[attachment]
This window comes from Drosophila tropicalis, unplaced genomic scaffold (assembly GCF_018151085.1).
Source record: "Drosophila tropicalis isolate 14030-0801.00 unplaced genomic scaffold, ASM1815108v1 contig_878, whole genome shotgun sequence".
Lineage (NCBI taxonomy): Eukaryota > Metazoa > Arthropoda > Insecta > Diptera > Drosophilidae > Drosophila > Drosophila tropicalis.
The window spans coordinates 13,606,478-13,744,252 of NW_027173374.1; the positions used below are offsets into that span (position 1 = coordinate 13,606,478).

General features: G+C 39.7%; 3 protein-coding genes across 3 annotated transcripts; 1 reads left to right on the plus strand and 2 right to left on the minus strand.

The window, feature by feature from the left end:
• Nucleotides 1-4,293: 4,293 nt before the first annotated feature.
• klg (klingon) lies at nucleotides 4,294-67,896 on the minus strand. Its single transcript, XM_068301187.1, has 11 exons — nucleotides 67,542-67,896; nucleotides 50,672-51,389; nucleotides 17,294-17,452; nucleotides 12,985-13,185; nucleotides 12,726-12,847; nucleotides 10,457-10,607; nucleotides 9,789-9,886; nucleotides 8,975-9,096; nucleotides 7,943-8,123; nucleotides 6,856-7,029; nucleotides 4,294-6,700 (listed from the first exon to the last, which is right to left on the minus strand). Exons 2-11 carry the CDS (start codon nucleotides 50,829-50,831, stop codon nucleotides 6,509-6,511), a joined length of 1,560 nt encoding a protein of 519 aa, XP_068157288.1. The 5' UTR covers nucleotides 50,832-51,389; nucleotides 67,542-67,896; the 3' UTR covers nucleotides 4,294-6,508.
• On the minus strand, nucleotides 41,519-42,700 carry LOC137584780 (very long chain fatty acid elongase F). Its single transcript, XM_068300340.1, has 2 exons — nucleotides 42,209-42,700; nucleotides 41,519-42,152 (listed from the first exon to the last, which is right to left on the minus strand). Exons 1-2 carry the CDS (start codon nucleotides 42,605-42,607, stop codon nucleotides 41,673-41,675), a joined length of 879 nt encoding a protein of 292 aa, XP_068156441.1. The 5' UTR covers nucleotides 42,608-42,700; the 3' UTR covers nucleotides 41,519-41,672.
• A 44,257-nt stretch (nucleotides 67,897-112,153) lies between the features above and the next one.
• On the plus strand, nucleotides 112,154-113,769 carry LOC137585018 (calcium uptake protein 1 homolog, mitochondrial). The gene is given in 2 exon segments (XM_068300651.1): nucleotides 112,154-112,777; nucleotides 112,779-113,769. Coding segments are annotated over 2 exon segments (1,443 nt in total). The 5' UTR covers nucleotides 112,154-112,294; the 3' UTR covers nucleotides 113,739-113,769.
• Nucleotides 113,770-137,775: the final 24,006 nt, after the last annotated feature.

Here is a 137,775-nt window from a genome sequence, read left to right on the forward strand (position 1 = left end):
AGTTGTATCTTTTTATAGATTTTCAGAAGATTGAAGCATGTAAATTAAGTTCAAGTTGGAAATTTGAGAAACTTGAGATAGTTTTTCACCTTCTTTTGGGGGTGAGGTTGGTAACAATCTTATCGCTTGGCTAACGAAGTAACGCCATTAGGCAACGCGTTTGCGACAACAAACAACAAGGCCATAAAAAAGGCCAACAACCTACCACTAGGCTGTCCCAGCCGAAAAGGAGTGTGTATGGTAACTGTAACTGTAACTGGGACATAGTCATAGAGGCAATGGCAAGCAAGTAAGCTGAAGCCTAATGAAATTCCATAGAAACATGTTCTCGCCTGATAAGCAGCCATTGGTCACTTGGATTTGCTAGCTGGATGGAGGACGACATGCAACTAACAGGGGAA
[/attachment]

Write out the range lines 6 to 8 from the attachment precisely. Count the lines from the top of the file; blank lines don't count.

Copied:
The window, feature by feature from the left end:
• Nucleotides 1-4,293: 4,293 nt before the first annotated feature.
• klg (klingon) lies at nucleotides 4,294-67,896 on the minus strand. Its single transcript, XM_068301187.1, has 11 exons — nucleotides 67,542-67,896; nucleotides 50,672-51,389; nucleotides 17,294-17,452; nucleotides 12,985-13,185; nucleotides 12,726-12,847; nucleotides 10,457-10,607; nucleotides 9,789-9,886; nucleotides 8,975-9,096; nucleotides 7,943-8,123; nucleotides 6,856-7,029; nucleotides 4,294-6,700 (listed from the first exon to the last, which is right to left on the minus strand). Exons 2-11 carry the CDS (start codon nucleotides 50,829-50,831, stop codon nucleotides 6,509-6,511), a joined length of 1,560 nt encoding a protein of 519 aa, XP_068157288.1. The 5' UTR covers nucleotides 50,832-51,389; nucleotides 67,542-67,896; the 3' UTR covers nucleotides 4,294-6,508.